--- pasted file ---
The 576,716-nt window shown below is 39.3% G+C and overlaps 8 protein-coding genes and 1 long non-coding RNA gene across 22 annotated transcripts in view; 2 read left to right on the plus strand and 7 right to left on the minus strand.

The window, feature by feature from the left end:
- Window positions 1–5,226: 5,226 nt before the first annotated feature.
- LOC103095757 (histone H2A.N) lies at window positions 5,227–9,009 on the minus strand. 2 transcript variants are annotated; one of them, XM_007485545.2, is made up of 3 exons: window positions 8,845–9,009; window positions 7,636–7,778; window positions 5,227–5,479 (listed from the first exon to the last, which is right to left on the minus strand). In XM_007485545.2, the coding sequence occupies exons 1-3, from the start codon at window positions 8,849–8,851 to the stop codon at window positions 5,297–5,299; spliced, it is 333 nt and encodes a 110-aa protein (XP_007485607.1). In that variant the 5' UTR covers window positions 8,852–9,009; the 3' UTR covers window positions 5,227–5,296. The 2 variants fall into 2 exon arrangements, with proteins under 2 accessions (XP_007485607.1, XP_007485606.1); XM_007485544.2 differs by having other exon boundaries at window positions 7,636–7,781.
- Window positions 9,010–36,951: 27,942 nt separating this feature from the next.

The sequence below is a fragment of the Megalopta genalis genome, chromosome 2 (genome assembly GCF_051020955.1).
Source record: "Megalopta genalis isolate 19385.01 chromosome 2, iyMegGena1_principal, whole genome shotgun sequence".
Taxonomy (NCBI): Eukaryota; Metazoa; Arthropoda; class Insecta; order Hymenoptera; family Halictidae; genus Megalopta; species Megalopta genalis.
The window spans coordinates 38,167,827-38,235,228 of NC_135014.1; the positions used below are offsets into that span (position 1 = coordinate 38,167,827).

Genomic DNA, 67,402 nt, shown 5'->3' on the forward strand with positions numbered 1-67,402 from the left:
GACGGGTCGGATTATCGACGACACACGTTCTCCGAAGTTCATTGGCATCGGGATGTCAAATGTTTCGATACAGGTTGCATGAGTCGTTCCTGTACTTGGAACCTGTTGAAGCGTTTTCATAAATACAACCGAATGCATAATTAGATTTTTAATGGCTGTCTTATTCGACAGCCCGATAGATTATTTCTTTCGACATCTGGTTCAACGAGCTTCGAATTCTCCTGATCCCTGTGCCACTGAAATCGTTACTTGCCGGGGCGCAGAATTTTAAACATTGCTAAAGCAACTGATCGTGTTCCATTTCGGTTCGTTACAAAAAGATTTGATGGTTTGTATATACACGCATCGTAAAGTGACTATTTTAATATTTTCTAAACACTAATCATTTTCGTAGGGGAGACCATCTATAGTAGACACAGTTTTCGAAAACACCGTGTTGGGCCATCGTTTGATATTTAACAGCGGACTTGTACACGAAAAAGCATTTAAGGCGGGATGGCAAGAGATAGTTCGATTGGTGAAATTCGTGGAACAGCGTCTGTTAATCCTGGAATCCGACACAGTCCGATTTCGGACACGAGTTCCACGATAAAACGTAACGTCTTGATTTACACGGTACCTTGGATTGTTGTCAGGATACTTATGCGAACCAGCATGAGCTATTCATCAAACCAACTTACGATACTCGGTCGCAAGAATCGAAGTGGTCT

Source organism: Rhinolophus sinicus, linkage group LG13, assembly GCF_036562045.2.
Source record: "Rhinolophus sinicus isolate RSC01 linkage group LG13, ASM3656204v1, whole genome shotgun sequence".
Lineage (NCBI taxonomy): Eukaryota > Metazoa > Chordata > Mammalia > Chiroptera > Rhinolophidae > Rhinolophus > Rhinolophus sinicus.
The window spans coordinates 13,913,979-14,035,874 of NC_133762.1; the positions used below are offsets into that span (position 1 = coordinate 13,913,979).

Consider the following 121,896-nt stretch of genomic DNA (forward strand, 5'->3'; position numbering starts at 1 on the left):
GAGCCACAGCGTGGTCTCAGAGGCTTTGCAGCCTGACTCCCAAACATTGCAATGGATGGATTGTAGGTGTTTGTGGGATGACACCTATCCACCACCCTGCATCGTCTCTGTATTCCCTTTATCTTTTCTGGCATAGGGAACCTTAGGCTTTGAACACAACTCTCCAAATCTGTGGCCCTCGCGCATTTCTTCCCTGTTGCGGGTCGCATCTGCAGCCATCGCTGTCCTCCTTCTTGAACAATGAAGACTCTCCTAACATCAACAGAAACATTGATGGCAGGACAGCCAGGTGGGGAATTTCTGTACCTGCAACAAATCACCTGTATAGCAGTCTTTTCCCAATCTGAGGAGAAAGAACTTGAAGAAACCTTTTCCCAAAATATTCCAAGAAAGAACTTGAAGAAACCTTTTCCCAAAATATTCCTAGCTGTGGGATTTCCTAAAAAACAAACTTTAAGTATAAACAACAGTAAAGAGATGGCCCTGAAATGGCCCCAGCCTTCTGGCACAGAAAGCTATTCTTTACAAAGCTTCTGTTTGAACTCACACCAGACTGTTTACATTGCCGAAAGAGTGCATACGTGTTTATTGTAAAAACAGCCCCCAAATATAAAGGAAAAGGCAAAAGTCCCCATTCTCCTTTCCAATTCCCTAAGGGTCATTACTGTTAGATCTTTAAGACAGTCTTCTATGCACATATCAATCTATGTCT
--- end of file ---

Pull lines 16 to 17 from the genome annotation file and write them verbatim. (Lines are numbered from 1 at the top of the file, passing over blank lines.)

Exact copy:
Consider the following 121,896-nt stretch of genomic DNA (forward strand, 5'->3'; position numbering starts at 1 on the left):
GAGCCACAGCGTGGTCTCAGAGGCTTTGCAGCCTGACTCCCAAACATTGCAATGGATGGATTGTAGGTGTTTGTGGGATGACACCTATCCACCACCCTGCATCGTCTCTGTATTCCCTTTATCTTTTCTGGCATAGGGAACCTTAGGCTTTGAACACAACTCTCCAAATCTGTGGCCCTCGCGCATTTCTTCCCTGTTGCGGGTCGCATCTGCAGCCATCGCTGTCCTCCTTCTTGAACAATGAAGACTCTCCTAACATCAACAGAAACATTGATGGCAGGACAGCCAGGTGGGGAATTTCTGTACCTGCAACAAATCACCTGTATAGCAGTCTTTTCCCAATCTGAGGAGAAAGAACTTGAAGAAACCTTTTCCCAAAATATTCCAAGAAAGAACTTGAAGAAACCTTTTCCCAAAATATTCCTAGCTGTGGGATTTCCTAAAAAACAAACTTTAAGTATAAACAACAGTAAAGAGATGGCCCTGAAATGGCCCCAGCCTTCTGGCACAGAAAGCTATTCTTTACAAAGCTTCTGTTTGAACTCACACCAGACTGTTTACATTGCCGAAAGAGTGCATACGTGTTTATTGTAAAAACAGCCCCCAAATATAAAGGAAAAGGCAAAAGTCCCCATTCTCCTTTCCAATTCCCTAAGGGTCATTACTGTTAGATCTTTAAGACAGTCTTCTATGCACATATCAATCTATGTCT